Tooth Ache

Healthy teeth should never ache.  Sensitivity to temperature is common and does not always require treatment.  A spontaneous ache is more concerning and should be evaluated. If you have gone longer than six months since your last dental exam, you should be seen. Any tooth ache that does not go away within 48 hours should be evaluated regardless of when you were last seen. Call our office with any questions.

Cut or Bitten Tongue, Lip or Cheek

Ice can be applied to any bruised areas. For bleeding, apply firm (but gentle) pressure with sterile gauze or a clean cloth. If the bleeding does not stop with pressure, or continues longer than 15 minutes, please go to the nearest emergency room.

Broken Tooth

Recover any of the broken tooth fragments. Rinse the area with warm water, and apply a cold compress over the facial area of the injury. Please seek immediate dental attention.

Knocked Out Permanent Tooth

Recover the tooth, making sure to hold it by the crown (top) and not the root. Rinse, but do not clean or handle the tooth more than necessary. Reinsert the tooth into the socket, and hold it in place using a clean piece of gauze or cloth. If the tooth cannot be reinserted, carry it in a cup of milk or water. Time is essential, so see a dentist immediately.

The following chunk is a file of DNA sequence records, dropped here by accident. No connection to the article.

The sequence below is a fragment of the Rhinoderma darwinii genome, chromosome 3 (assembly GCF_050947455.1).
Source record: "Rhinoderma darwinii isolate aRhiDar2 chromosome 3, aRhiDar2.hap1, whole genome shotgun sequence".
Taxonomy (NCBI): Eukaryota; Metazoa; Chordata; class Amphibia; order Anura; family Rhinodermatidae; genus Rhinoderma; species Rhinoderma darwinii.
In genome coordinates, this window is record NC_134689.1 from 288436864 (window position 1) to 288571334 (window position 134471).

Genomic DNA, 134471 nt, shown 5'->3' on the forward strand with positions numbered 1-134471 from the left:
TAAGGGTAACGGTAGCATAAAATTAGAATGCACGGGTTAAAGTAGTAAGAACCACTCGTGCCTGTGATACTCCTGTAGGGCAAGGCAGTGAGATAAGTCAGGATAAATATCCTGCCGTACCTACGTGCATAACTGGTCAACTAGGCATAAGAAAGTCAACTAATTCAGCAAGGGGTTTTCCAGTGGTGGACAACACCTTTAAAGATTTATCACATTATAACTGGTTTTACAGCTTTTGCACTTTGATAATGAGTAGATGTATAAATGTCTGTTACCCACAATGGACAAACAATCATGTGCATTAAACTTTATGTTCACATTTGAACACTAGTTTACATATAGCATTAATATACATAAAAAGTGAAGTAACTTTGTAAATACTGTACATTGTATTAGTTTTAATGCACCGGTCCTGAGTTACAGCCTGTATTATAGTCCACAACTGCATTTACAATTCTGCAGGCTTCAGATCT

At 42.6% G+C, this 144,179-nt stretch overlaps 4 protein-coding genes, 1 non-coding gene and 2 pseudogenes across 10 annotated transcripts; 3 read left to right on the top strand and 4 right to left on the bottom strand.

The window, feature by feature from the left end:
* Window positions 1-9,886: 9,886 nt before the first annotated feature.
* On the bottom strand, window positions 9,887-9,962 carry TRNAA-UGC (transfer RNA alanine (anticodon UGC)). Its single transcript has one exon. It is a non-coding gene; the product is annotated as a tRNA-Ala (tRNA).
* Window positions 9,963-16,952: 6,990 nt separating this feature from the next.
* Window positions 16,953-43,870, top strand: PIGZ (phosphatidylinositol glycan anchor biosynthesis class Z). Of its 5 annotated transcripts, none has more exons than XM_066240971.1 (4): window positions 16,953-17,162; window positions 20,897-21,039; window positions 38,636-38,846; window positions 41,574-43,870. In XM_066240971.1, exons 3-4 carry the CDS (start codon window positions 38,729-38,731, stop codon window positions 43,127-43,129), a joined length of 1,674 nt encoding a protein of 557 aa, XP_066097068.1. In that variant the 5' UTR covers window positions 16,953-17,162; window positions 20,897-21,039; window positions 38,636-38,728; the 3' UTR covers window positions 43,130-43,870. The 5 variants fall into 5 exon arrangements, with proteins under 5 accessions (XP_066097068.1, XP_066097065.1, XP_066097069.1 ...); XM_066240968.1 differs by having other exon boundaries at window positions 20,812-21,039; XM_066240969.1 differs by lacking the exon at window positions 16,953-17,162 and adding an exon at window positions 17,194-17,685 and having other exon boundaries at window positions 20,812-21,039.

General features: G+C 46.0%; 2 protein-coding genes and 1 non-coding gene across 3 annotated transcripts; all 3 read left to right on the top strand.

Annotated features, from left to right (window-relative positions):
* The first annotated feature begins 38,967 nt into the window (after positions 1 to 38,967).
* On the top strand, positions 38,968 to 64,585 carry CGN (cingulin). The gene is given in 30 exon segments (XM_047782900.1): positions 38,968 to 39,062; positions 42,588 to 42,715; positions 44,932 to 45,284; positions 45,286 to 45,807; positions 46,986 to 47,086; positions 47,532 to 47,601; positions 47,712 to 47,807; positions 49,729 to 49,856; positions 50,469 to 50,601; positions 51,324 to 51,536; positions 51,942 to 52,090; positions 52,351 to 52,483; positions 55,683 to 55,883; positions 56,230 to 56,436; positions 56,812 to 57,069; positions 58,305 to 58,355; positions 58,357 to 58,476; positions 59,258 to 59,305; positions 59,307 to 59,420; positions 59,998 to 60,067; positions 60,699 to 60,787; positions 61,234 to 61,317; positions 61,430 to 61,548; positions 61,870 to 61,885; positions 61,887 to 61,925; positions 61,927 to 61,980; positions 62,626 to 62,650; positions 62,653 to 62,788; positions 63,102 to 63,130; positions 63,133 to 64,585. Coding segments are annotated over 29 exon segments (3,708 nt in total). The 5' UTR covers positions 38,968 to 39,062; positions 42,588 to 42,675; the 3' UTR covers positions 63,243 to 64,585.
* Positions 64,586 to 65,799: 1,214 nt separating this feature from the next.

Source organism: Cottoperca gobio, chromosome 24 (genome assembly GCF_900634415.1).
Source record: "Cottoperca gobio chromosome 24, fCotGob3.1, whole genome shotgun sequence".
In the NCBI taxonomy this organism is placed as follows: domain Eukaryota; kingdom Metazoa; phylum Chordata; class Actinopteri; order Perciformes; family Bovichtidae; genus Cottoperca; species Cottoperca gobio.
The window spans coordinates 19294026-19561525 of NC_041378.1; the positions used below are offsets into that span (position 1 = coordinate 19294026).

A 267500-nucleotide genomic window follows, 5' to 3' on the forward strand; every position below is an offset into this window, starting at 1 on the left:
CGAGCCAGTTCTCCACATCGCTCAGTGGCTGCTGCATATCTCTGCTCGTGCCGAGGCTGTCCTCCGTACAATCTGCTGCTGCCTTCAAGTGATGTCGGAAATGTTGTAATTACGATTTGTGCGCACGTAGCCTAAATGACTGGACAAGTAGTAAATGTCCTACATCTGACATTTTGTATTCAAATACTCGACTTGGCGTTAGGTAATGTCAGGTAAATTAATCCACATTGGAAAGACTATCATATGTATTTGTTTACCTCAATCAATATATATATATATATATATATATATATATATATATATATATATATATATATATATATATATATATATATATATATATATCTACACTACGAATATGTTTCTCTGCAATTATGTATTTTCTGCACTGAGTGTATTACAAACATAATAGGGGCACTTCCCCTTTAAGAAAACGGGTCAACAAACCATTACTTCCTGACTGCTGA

Possible Broken Jaw

In the event of a jaw injury, tie the mouth closed with a towel, tie or handkerchief. Go immediately to the nearest emergency room.

Bleeding After a Baby Tooth Falls Out

Fold a piece of gauze, and place it (tightly) over the bleeding area. Bite down on the gauze for 15 minutes. If the bleeding continues, please see a dentist.

Cold or Canker Sores

Over-the-counter medications will usually provide temporary relief. If the sores persist, visit your dentist.